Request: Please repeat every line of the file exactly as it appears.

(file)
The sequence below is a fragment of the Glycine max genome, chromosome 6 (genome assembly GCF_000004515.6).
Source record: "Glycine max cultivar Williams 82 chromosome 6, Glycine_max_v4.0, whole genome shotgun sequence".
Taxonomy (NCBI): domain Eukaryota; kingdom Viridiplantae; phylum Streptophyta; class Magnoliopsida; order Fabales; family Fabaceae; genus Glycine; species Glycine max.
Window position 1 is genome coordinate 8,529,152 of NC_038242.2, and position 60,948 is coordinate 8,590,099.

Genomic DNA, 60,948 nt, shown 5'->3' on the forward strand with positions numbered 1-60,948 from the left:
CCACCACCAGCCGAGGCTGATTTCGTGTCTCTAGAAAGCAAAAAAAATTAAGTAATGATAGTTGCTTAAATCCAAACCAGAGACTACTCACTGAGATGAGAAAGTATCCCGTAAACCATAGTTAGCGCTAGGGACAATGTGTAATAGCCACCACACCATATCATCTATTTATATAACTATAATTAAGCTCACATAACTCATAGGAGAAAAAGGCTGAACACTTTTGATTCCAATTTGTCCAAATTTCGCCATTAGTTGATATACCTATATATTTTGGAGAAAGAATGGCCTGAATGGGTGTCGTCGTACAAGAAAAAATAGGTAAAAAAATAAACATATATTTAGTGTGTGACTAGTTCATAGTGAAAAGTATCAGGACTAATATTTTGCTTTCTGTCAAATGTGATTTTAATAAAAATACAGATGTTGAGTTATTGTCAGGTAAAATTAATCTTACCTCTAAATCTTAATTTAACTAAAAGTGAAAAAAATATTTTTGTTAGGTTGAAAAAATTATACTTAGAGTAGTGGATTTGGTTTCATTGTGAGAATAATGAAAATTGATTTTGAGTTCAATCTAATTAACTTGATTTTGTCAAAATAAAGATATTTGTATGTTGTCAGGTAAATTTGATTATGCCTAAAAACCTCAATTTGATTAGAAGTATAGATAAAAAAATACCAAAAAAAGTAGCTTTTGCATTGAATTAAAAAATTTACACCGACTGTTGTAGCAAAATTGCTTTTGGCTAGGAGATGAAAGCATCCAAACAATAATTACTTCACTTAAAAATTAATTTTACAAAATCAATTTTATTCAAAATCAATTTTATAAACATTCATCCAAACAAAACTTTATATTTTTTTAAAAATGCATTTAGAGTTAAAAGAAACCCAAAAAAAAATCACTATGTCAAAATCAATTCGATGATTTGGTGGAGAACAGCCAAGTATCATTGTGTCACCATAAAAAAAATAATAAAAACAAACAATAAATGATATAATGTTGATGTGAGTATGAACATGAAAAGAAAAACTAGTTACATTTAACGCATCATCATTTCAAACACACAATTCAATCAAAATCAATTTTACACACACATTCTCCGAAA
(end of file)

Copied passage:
The sequence below is a fragment of the Glycine max genome, chromosome 6 (genome assembly GCF_000004515.6).
Source record: "Glycine max cultivar Williams 82 chromosome 6, Glycine_max_v4.0, whole genome shotgun sequence".
Taxonomy (NCBI): domain Eukaryota; kingdom Viridiplantae; phylum Streptophyta; class Magnoliopsida; order Fabales; family Fabaceae; genus Glycine; species Glycine max.
Window position 1 is genome coordinate 8,529,152 of NC_038242.2, and position 60,948 is coordinate 8,590,099.

Genomic DNA, 60,948 nt, shown 5'->3' on the forward strand with positions numbered 1-60,948 from the left:
CCACCACCAGCCGAGGCTGATTTCGTGTCTCTAGAAAGCAAAAAAAATTAAGTAATGATAGTTGCTTAAATCCAAACCAGAGACTACTCACTGAGATGAGAAAGTATCCCGTAAACCATAGTTAGCGCTAGGGACAATGTGTAATAGCCACCACACCATATCATCTATTTATATAACTATAATTAAGCTCACATAACTCATAGGAGAAAAAGGCTGAACACTTTTGATTCCAATTTGTCCAAATTTCGCCATTAGTTGATATACCTATATATTTTGGAGAAAGAATGGCCTGAATGGGTGTCGTCGTACAAGAAAAAATAGGTAAAAAAATAAACATATATTTAGTGTGTGACTAGTTCATAGTGAAAAGTATCAGGACTAATATTTTGCTTTCTGTCAAATGTGATTTTAATAAAAATACAGATGTTGAGTTATTGTCAGGTAAAATTAATCTTACCTCTAAATCTTAATTTAACTAAAAGTGAAAAAAATATTTTTGTTAGGTTGAAAAAATTATACTTAGAGTAGTGGATTTGGTTTCATTGTGAGAATAATGAAAATTGATTTTGAGTTCAATCTAATTAACTTGATTTTGTCAAAATAAAGATATTTGTATGTTGTCAGGTAAATTTGATTATGCCTAAAAACCTCAATTTGATTAGAAGTATAGATAAAAAAATACCAAAAAAAGTAGCTTTTGCATTGAATTAAAAAATTTACACCGACTGTTGTAGCAAAATTGCTTTTGGCTAGGAGATGAAAGCATCCAAACAATAATTACTTCACTTAAAAATTAATTTTACAAAATCAATTTTATTCAAAATCAATTTTATAAACATTCATCCAAACAAAACTTTATATTTTTTTAAAAATGCATTTAGAGTTAAAAGAAACCCAAAAAAAAATCACTATGTCAAAATCAATTCGATGATTTGGTGGAGAACAGCCAAGTATCATTGTGTCACCATAAAAAAAATAATAAAAACAAACAATAAATGATATAATGTTGATGTGAGTATGAACATGAAAAGAAAAACTAGTTACATTTAACGCATCATCATTTCAAACACACAATTCAATCAAAATCAATTTTACACACACATTCTCCGAAA